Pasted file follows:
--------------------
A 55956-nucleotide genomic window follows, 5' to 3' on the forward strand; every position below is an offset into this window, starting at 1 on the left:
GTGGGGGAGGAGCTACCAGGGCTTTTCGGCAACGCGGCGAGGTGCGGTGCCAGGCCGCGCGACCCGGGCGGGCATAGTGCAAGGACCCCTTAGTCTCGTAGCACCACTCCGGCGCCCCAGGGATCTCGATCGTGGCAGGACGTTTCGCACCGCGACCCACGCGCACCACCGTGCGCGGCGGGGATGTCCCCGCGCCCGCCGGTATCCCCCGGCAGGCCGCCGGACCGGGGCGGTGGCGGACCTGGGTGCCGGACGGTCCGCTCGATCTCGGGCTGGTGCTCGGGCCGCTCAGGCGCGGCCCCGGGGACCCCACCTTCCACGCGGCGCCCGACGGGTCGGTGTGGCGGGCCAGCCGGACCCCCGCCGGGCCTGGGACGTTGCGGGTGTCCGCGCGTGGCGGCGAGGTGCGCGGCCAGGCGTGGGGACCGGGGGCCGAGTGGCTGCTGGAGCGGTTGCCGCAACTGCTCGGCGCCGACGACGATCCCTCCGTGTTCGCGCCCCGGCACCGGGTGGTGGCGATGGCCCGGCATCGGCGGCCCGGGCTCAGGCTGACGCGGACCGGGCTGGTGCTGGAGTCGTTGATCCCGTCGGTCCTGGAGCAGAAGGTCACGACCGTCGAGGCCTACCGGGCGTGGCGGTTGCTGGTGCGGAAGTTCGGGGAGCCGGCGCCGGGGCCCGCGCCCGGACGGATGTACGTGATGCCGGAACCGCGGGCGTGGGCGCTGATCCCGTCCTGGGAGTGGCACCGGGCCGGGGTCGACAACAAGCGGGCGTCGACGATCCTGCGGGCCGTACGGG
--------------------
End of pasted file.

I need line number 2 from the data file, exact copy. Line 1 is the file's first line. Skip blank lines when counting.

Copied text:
GTGGGGGAGGAGCTACCAGGGCTTTTCGGCAACGCGGCGAGGTGCGGTGCCAGGCCGCGCGACCCGGGCGGGCATAGTGCAAGGACCCCTTAGTCTCGTAGCACCACTCCGGCGCCCCAGGGATCTCGATCGTGGCAGGACGTTTCGCACCGCGACCCACGCGCACCACCGTGCGCGGCGGGGATGTCCCCGCGCCCGCCGGTATCCCCCGGCAGGCCGCCGGACCGGGGCGGTGGCGGACCTGGGTGCCGGACGGTCCGCTCGATCTCGGGCTGGTGCTCGGGCCGCTCAGGCGCGGCCCCGGGGACCCCACCTTCCACGCGGCGCCCGACGGGTCGGTGTGGCGGGCCAGCCGGACCCCCGCCGGGCCTGGGACGTTGCGGGTGTCCGCGCGTGGCGGCGAGGTGCGCGGCCAGGCGTGGGGACCGGGGGCCGAGTGGCTGCTGGAGCGGTTGCCGCAACTGCTCGGCGCCGACGACGATCCCTCCGTGTTCGCGCCCCGGCACCGGGTGGTGGCGATGGCCCGGCATCGGCGGCCCGGGCTCAGGCTGACGCGGACCGGGCTGGTGCTGGAGTCGTTGATCCCGTCGGTCCTGGAGCAGAAGGTCACGACCGTCGAGGCCTACCGGGCGTGGCGGTTGCTGGTGCGGAAGTTCGGGGAGCCGGCGCCGGGGCCCGCGCCCGGACGGATGTACGTGATGCCGGAACCGCGGGCGTGGGCGCTGATCCCGTCCTGGGAGTGGCACCGGGCCGGGGTCGACAACAAGCGGGCGTCGACGATCCTGCGGGCCGTACGGG